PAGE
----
Several leave trends emerged last year, Guardian found, including increased outsourcing of leave administration and greater use of technology such as online platforms to improve the experience of requesting and tracking leave.

Higher Employee Expectations

"The outbreak of a global pandemic has heightened employee expectations when it comes to corporate health care provisions, with many turning to their employers like never before for effective well-being solutions," said Hemal Desai, global medical director at benefits provider Aetna International. "Workers' needs for health and well-being support are also more visible to employers than ever."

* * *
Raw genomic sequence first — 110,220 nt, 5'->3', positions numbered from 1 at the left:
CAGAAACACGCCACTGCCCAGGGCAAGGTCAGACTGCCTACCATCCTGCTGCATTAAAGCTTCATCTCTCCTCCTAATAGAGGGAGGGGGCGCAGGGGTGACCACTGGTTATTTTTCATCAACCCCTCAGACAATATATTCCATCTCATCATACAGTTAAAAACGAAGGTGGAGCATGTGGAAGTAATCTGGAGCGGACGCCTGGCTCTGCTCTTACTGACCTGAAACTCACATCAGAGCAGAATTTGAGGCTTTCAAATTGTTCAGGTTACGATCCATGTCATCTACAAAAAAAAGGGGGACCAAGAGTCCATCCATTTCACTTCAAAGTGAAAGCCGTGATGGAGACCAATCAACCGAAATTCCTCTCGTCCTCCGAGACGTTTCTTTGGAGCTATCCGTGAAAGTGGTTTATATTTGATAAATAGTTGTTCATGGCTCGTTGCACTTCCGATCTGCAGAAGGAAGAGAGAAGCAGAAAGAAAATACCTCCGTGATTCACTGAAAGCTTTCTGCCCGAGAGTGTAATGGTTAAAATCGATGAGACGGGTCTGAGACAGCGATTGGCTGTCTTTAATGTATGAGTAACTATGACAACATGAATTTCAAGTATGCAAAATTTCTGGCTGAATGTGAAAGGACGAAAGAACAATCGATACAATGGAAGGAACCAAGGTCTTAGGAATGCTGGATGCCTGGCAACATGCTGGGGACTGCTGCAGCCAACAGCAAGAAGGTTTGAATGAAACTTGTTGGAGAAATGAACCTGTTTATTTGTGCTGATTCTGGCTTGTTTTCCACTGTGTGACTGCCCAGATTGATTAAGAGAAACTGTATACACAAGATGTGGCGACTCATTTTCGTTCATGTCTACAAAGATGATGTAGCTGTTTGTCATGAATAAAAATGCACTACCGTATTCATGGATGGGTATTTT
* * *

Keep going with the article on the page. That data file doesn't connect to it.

In September, Aetna surveyed more than 1,000 U.S. office-based employees for its November 2020 Global Employee Health Study Data report, which included the results below.


Just 17 percent of the respondents said their employer had not improved support for health and well-being over the past six months, Aetna reported.

Making a Difference

"Employers are recognizing they must expand beyond traditional benefits, especially as many employees are experiencing burnout and the boundaries between work and home have blurred," said Marc Brown, chief people officer at Zovio, an education technology services firm in Chandler, Ariz., that was recognized as a Cigna 2020 Well-Being Award Winner.

Management at the firm has taken care "to listen to our employees to ensure that our benefits are evolving along with their needs," Brown said. "In keeping with our commitment to supporting health and wellness, some of our newer benefits include tools to help with stress management and mental health."